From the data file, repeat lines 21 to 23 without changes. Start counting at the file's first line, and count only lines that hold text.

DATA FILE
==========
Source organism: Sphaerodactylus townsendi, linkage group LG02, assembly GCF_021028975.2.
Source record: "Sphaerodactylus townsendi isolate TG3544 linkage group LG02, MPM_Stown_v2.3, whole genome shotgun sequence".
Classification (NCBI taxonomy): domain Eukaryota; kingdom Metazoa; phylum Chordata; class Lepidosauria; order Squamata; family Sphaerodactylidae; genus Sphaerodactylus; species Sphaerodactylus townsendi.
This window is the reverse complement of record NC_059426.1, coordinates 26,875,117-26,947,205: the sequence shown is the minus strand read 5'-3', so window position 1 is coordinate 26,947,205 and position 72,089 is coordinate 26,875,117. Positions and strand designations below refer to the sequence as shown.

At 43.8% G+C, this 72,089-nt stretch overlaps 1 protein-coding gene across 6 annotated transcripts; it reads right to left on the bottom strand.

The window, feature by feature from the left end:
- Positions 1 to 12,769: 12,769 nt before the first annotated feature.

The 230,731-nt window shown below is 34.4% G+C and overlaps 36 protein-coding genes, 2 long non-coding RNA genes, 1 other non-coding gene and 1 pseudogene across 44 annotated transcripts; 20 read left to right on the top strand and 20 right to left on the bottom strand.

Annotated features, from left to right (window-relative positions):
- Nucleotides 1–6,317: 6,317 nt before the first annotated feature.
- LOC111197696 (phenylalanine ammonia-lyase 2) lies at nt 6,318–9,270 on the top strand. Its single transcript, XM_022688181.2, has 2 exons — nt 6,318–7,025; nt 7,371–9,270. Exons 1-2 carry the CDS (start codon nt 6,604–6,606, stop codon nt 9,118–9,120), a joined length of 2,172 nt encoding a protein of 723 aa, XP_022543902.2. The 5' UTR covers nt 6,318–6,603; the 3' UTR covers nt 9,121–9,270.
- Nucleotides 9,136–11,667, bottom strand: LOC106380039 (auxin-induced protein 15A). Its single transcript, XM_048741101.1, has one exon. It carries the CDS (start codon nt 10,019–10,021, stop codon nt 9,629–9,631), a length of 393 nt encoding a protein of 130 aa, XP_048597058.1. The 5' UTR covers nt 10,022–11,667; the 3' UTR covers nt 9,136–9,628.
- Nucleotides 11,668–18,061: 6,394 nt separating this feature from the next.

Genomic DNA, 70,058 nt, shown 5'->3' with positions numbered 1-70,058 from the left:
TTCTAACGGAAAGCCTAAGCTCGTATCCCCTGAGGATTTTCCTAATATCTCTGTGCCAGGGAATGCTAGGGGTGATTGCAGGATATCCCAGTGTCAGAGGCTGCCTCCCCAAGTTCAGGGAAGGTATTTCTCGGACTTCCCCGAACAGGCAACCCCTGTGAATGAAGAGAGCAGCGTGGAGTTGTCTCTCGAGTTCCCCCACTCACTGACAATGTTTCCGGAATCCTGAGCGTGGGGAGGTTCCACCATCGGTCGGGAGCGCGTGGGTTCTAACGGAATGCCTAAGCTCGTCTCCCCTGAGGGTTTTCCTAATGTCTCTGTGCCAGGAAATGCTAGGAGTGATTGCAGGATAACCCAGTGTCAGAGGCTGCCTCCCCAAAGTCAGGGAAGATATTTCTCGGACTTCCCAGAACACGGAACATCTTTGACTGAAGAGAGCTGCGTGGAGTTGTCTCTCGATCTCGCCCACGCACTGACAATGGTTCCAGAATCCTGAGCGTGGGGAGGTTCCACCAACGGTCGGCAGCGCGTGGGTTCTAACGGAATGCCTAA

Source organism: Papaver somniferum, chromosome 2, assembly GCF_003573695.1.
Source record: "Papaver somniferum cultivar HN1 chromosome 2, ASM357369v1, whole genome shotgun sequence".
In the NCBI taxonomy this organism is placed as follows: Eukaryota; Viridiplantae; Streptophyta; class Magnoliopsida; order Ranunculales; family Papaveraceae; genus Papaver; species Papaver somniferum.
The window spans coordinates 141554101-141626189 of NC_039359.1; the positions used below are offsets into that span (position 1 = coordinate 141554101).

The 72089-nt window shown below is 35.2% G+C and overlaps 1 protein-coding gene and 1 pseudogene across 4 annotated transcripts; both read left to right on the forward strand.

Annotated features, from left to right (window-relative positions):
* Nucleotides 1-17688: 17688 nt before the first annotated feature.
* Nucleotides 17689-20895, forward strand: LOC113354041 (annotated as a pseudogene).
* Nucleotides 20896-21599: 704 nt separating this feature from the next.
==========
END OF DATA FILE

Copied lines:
Annotated features, from left to right (window-relative positions):
* Nucleotides 1-17688: 17688 nt before the first annotated feature.
* Nucleotides 17689-20895, forward strand: LOC113354041 (annotated as a pseudogene).